MINNEAPOLIS, MN —
Outside the windows of Sameh’s black SUV, the slush piled along the curbsides indicated an entire season had come and gone, but the wreckage — still black from char — looked so fresh I almost expected to smell it.
As we crawled along Minneapolis’ Lake St., rubble lined the road. Not on one particular corner, or for a couple blocks, but peppering miles of the thoroughfare known once for tacos, Somalian food and mom-and-pop groceries; a stretch now known for the end of one era and the start of a next.
It was spring when George Floyd’s life was seized not too far from here; outside the local Cup Foods that has now become infamous: an eerie memorial filled with blockades, self-appointed protectorates and impassioned art painted on the brick walls of nearby buildings and strung from lamp posts.
On that day in May, the city erupted— spurred by anguish and mourning, anger at decades of policy and neglect, and finally, simply chaos and anarchy.
Everything in the path of these emotions was a matchstick, and together, the local businesses lining this intimate corridor were licked up into the bonfire; hundreds of buildings turned to scrap, to empty lots, to piles of destruction where neighborhoods once hummed.
“That was a whole building,” he said. They just tore it up. “This entire strip mall is gone. The gas station behind there is gone. Every single liquor store along here, was looted, emptied out, burned down. The banks, same deal. Any business with any value was completely ransacked.
“You understand the why, in the beginning, but you can’t comprend how …”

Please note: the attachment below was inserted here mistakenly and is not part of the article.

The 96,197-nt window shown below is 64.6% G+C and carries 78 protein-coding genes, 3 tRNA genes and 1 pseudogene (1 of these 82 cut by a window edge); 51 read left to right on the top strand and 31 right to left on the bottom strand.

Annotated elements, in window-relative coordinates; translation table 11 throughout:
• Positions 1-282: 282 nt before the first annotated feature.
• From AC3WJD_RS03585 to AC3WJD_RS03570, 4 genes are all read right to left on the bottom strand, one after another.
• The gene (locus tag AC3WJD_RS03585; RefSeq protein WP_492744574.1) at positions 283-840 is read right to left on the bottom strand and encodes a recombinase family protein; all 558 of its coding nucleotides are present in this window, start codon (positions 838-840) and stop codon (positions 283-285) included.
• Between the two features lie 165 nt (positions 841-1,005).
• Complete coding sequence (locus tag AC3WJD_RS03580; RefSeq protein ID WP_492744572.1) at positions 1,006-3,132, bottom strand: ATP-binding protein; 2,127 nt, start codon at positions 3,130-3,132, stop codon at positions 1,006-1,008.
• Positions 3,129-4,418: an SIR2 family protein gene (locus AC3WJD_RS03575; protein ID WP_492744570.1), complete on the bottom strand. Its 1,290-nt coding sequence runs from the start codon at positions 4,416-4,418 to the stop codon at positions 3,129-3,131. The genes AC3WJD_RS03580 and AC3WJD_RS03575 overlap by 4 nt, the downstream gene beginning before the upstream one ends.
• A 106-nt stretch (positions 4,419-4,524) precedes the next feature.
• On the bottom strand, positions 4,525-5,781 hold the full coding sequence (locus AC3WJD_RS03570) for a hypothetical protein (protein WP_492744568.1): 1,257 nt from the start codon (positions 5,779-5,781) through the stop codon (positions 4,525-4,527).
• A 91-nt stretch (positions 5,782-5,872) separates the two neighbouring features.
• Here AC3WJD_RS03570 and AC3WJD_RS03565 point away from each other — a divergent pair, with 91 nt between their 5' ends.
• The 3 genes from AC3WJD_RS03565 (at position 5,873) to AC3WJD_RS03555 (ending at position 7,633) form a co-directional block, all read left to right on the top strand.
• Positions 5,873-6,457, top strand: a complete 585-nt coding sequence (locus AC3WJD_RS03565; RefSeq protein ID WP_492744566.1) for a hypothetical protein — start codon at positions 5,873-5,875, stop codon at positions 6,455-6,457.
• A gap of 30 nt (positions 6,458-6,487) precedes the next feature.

He paused and gathered his breath.
“It felt like a war zone.”
It was 30 years ago. Kuwait.
Sameh Wadi was 7.
He and his family had just gotten in the car for the first time since the 1990 Iraqi invasion — a brutal, two-day operation that ended in the seven months-long occupation that led the United Nations to intervene, triggering the first Gulf War.
“I remember it vividly,” Sameh said. “Because that’s when I saw my first dead body.”
Years before, Sameh’s parents had moved to Kuwait after fleeing their native Palestine, again.
As children, each had left with their families by force in 1948, when more than 700,000 people — half of Palestine’s prewar population — were exiled from their homes after modern-day Israel invaded and claimed the land for its own. Later, as young adults, they returned, met and married, but ultimately left once more.
Kuwait was a train stop in a lifetime of being moved around.
In the car, that day, a young Sameh looked around. A corpse lay lifeless, on the side of the road. Fires smoldered where buildings once were. Windows of businesses had been shattered, and out of one emerged a troop of people, arms full.
“It was the people I remember the most,” Sameh said, thinking back.
“They looked broken, defeated, like they had no hope.”